The Power of Equine Therapy

Written by Journey Pure Staff

When Jill R’s son finally agreed to go get treatment for his alcoholism and excessive marijuana use, she knew he would thrive in a facility that offered equine therapy. “Equine therapy was super important to me because my son relates with animals very well,” said Jill, who described her son’s fall to addiction “fast and hard” and “worse than she had ever imagined.” When Jill and some of her son’s close friends performed an impromptu intervention, the 18-year-old had been living in his car. Jill was sending a strong message that this was not acceptable in her home.

Luckily the intervention worked and Jill found JourneyPure at the River.

“It was awesome from the minute we pulled in the drive,” Jill recalls. “It’s really secluded and there’s the nature aspect. She remembers thinking “this is definitely Godsend.”

The EAGALA Model

Equine therapy at JourneyPure at the River operates under the umbrella of Equine Assisted Growth and Learning Association (EAGALA), the leading international nonprofit for professionals who incorporate horses into their program to address mental health and personal development. The EAGALA Model involves no riding or horsemanship, making it both safe and effective for patients. Horses are animals that work exceptionally well in this type of therapy because their response to energy forces patients to focus internally and project that forward. Horses seek congruency, they are moody and an approach with one horse may not work with another. In explaining the EAGALA model, their website says “horses are a lot like us socially – when we work on our relationships with them, we, in turn, are learning how to improve our relationships with others.”

Equine Therapy at the River

Patients at JourneyPure at the River experience a two-hour session once a week with Courtney Pearre, an active competitor entire life, who now gets to bring her passion for horses to those facing addiction.

“I love watching the therapy side of it because I get to see these people that know nothing about horses see just how much their energy changes the horse and how that congruency and how their body language really does make an effect on them. It’s very powerful.”

Pearre said her first goal is to get patients to match their emotional inside with their outside. Horses are intuitive and can pick up on negative energy and they will respond accordingly. She leads patients through a series of exercises to demonstrate this but one of her favorites is one called The Amoeba. In short, the patients join in a circle and invite the horses in simply through focused, synergetic energy. Once in the circle, the horses can be led around the circle utilizing that same energy.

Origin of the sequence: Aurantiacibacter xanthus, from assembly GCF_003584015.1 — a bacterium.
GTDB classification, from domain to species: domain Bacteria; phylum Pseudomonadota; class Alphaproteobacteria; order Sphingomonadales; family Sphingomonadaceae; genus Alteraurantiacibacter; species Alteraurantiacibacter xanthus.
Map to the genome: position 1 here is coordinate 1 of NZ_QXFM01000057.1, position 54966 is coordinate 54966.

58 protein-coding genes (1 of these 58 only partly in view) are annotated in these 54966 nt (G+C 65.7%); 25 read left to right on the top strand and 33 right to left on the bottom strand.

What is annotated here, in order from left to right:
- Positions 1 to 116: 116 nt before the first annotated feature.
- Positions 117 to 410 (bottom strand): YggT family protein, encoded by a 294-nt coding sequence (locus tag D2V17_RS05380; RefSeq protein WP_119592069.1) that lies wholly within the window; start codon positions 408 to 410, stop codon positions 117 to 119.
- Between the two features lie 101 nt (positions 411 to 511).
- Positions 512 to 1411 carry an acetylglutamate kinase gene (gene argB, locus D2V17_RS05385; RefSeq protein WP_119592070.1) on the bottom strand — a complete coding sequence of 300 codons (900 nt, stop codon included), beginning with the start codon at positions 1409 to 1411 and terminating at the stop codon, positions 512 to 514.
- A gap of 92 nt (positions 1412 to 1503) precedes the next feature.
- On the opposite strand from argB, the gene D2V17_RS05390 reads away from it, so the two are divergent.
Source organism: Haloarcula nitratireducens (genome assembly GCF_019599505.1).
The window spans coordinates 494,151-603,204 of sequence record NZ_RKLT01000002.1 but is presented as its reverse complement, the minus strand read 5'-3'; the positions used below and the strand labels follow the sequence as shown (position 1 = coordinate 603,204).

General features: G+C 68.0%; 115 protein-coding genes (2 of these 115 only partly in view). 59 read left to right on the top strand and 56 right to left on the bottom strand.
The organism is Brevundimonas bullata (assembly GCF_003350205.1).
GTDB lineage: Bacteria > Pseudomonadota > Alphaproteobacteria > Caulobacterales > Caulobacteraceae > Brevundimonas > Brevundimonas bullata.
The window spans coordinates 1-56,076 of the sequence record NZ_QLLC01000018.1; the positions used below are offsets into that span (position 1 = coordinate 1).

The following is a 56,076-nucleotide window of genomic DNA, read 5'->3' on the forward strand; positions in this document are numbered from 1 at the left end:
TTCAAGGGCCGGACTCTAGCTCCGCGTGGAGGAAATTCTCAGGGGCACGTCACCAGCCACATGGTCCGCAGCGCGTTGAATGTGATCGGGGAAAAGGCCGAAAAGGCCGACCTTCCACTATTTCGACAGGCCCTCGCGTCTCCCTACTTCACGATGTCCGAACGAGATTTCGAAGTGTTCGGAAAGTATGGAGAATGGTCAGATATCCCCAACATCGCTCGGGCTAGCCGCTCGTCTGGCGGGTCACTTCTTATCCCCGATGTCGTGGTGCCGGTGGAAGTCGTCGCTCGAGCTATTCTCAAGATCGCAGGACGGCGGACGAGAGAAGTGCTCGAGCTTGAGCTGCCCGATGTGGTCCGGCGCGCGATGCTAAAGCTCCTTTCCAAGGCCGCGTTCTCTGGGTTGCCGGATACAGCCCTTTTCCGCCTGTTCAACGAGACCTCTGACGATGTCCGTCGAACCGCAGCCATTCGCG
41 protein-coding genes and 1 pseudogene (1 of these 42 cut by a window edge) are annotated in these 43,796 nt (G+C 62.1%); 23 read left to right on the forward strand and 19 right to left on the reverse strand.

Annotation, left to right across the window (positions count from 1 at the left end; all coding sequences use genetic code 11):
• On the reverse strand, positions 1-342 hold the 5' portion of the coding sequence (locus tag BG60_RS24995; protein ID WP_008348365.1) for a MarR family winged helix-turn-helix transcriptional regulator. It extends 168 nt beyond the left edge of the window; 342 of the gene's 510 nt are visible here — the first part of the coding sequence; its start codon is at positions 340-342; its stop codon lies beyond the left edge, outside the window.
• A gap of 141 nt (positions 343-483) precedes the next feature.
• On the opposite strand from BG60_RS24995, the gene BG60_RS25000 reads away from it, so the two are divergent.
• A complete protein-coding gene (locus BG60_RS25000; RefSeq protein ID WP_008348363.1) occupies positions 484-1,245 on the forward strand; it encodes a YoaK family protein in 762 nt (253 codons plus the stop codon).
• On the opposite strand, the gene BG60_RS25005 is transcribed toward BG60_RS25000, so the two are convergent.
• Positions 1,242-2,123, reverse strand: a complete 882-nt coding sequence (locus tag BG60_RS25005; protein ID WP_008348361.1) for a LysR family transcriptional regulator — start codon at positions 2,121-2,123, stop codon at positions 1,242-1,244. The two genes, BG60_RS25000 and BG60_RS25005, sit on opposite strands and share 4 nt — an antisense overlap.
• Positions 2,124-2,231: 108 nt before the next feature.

“If the energy is not right, the horse will tell you – he’ll escape or he’ll move,” said Pearre.

Jill had been hearing all about her son’s experience with equine therapy so she was thrilled that during family weekend at the River, family members were give the opportunity experience it for themselves. Her group performed the Ameoba activity and it left her in awe.

“That was the most amazing thing I got to witness,” she said. “You could feel the spirit. It was super powerful. It was so cool.”

Jill’s group created so much energy horses came running at them. “It was the most emotional thing I experienced that weekend,” she said, adding she filled some journal pages because of the effect it had on her.

Why Equine Therapy?

There are incredible benefits to equine therapy and research proves its effectiveness. Working in this capacity with horses improves self-love, mindfulness, empowerment and helps build trusting relationships. Many of the exercises utilize metaphors for life and the challenges addiction has brought into the lives of patients. Pearre has groups build an obstacle course out of objects of their choice and lead a horse through that course – while holding an egg on a spoon. Why? Well, the egg represents something meaningful, something they want to protect or save – whether that’s themselves, their children, family.

“They identify the horse with what the horse could represent going in through life – whether it be their sponsor or life,” Pearre said. “The horse might represent life to them because sometimes life throws in an obstacle. Equine therapy changes the aspect of what they can interpret, what’s going on. It’s all a metaphor for life.”

There’s an added benefit. Every horse is a rescue.

“They all have a story,” said Pearre. “Somebody has given up hope on them but we haven’t and neither have our patients.”

If you or a loved one needs addiction treatment and would like to experience the benefits of equine therapy, contact us today.